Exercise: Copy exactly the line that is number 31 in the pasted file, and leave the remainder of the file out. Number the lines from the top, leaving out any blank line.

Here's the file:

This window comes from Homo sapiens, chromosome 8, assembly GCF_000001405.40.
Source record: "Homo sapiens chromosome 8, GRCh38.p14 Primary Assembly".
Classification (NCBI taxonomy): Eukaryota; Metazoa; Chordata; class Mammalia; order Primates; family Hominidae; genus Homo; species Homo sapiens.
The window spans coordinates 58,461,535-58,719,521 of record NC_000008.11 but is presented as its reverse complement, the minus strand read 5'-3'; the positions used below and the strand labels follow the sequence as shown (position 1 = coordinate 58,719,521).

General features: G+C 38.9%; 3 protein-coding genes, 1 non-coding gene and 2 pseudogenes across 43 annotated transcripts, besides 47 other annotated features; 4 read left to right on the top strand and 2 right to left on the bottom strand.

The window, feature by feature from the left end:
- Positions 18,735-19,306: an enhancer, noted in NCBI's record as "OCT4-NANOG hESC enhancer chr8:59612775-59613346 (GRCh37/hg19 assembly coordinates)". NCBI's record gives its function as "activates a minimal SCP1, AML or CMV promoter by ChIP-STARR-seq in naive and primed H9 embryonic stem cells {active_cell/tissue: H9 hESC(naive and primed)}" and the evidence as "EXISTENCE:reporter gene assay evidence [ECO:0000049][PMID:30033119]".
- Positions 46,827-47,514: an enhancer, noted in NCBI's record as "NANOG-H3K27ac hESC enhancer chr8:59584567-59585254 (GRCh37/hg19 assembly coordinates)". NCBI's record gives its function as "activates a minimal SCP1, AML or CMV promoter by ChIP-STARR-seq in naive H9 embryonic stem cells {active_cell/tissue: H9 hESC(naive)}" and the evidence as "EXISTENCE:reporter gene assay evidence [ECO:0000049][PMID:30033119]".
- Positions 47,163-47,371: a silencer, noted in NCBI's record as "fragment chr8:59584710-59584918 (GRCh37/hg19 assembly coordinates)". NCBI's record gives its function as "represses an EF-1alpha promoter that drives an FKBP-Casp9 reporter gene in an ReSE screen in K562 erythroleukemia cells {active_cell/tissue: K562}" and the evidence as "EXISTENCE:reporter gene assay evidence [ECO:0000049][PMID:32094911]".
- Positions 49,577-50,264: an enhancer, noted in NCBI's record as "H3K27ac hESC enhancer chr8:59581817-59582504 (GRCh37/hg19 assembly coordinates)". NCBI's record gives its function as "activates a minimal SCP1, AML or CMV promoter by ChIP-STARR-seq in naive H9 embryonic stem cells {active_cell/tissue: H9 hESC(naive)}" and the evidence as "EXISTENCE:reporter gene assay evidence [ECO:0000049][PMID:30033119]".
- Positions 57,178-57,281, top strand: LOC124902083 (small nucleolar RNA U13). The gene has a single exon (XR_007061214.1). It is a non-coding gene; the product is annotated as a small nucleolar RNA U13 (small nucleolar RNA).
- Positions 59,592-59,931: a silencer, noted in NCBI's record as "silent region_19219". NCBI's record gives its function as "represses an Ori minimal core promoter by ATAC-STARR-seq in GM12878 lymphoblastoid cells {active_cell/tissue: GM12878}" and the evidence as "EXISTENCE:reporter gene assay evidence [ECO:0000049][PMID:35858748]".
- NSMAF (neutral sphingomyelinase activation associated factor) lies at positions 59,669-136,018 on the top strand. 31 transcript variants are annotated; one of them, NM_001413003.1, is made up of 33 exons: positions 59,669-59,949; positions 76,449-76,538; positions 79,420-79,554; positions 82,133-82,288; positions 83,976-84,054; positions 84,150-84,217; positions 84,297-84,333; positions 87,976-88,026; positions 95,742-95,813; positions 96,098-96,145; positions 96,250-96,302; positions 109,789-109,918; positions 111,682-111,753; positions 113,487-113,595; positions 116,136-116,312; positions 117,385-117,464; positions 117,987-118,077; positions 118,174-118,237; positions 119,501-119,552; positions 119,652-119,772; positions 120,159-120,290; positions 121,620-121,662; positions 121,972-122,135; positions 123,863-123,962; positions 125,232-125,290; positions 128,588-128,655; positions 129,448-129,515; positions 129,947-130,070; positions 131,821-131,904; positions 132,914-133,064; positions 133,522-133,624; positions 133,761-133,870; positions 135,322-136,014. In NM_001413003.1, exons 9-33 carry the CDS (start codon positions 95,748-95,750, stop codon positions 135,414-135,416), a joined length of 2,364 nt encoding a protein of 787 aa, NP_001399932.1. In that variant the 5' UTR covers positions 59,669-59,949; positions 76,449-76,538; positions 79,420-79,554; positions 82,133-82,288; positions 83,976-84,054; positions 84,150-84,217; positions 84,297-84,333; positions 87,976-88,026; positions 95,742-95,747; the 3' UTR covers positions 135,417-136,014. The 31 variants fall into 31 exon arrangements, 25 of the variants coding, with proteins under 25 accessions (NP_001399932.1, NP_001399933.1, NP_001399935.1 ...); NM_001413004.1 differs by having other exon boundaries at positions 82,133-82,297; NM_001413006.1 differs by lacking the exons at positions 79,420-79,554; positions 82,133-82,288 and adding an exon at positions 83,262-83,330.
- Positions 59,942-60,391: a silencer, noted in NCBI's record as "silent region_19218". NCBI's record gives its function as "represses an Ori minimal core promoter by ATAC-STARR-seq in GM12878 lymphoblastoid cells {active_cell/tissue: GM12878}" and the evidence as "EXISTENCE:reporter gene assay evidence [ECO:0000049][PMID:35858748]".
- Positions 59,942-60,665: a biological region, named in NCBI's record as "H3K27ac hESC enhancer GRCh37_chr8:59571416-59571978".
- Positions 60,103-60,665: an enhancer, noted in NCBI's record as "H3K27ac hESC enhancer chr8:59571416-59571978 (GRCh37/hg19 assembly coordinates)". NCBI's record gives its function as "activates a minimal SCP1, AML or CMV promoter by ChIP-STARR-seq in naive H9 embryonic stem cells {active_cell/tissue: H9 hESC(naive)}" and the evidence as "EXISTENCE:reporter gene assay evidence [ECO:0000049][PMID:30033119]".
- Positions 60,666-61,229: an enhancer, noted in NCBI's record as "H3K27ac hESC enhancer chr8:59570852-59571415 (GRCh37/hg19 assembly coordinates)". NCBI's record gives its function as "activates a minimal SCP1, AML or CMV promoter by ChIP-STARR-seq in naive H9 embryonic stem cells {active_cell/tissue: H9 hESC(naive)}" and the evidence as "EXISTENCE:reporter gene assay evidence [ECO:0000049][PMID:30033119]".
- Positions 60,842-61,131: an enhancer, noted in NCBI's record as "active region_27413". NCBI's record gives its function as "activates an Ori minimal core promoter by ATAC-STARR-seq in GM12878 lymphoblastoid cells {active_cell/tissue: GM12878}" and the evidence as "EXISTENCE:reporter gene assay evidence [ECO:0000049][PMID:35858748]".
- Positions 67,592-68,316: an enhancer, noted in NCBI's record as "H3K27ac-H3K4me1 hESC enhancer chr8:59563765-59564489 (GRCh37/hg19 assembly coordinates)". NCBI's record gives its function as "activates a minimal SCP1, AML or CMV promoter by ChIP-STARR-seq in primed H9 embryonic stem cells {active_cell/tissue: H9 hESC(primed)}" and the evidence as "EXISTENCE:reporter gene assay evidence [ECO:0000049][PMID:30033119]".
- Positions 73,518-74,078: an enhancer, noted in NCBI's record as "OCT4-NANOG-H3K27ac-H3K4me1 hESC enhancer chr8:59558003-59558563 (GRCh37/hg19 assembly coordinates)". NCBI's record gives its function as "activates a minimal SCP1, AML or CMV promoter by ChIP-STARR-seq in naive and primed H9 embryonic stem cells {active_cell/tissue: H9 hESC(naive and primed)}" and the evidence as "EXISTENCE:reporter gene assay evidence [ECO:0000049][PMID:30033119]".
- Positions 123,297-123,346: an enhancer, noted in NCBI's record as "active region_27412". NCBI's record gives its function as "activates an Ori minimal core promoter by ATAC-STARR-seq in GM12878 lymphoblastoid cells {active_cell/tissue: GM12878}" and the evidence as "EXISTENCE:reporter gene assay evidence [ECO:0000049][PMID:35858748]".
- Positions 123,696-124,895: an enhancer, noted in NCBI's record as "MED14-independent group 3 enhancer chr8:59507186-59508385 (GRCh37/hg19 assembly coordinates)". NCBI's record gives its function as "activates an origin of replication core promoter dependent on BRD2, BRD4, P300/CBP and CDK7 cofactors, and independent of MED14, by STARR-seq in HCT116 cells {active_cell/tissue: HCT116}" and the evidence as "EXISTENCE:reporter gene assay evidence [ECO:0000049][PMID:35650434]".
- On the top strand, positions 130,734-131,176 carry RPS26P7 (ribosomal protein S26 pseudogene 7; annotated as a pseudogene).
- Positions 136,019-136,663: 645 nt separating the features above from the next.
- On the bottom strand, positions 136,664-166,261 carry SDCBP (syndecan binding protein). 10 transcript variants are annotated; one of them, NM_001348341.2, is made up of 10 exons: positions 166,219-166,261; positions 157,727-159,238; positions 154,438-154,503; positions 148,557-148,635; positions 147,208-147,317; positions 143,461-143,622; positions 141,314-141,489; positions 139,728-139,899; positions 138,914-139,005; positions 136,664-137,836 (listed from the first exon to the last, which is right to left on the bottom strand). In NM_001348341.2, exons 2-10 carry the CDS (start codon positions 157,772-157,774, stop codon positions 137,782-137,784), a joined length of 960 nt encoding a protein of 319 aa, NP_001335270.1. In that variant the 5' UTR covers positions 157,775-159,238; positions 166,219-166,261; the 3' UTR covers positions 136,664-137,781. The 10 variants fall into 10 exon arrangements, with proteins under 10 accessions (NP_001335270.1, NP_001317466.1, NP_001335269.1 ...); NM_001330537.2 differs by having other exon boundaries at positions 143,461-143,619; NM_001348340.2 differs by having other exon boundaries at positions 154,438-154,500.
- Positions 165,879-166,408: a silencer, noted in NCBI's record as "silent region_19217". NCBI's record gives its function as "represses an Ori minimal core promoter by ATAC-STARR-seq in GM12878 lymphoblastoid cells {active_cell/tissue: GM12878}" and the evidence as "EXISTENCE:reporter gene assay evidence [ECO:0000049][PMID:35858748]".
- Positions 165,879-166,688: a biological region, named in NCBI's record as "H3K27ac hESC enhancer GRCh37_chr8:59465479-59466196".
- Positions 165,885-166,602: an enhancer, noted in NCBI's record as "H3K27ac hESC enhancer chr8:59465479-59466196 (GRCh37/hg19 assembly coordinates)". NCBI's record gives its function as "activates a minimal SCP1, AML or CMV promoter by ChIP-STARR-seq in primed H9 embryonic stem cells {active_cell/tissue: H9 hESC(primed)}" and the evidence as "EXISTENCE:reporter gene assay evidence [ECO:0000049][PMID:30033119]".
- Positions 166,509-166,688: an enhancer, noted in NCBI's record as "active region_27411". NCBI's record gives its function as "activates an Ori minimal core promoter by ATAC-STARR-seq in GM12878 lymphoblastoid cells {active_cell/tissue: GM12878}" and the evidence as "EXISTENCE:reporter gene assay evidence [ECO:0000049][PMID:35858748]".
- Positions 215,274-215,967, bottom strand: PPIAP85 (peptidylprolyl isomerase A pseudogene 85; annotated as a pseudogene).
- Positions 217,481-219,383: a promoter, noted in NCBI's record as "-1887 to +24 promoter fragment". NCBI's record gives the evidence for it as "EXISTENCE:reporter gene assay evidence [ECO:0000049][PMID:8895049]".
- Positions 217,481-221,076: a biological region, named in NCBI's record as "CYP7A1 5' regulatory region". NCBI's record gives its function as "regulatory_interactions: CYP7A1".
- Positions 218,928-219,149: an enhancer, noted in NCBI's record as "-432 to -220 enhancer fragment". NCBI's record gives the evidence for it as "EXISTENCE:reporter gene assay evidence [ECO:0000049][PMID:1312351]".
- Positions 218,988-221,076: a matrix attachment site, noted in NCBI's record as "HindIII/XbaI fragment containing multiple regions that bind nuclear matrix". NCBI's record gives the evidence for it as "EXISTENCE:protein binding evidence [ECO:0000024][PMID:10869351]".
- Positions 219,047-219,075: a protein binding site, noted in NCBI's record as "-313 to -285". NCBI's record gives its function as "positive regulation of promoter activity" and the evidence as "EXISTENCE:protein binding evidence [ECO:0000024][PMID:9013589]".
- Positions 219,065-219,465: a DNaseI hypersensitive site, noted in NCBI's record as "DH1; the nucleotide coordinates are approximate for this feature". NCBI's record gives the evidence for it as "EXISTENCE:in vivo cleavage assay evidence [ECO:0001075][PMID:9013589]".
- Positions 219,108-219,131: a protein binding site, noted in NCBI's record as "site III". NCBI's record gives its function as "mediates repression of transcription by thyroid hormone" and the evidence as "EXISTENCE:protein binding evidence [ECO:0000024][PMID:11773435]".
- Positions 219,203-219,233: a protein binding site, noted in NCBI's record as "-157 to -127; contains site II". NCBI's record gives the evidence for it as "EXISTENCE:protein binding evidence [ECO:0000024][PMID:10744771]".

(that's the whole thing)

- Positions 217,481-219,383: a promoter, noted in NCBI's record as "-1887 to +24 promoter fragment". NCBI's record gives the evidence for it as "EXISTENCE:reporter gene assay evidence [ECO:0000049][PMID:8895049]".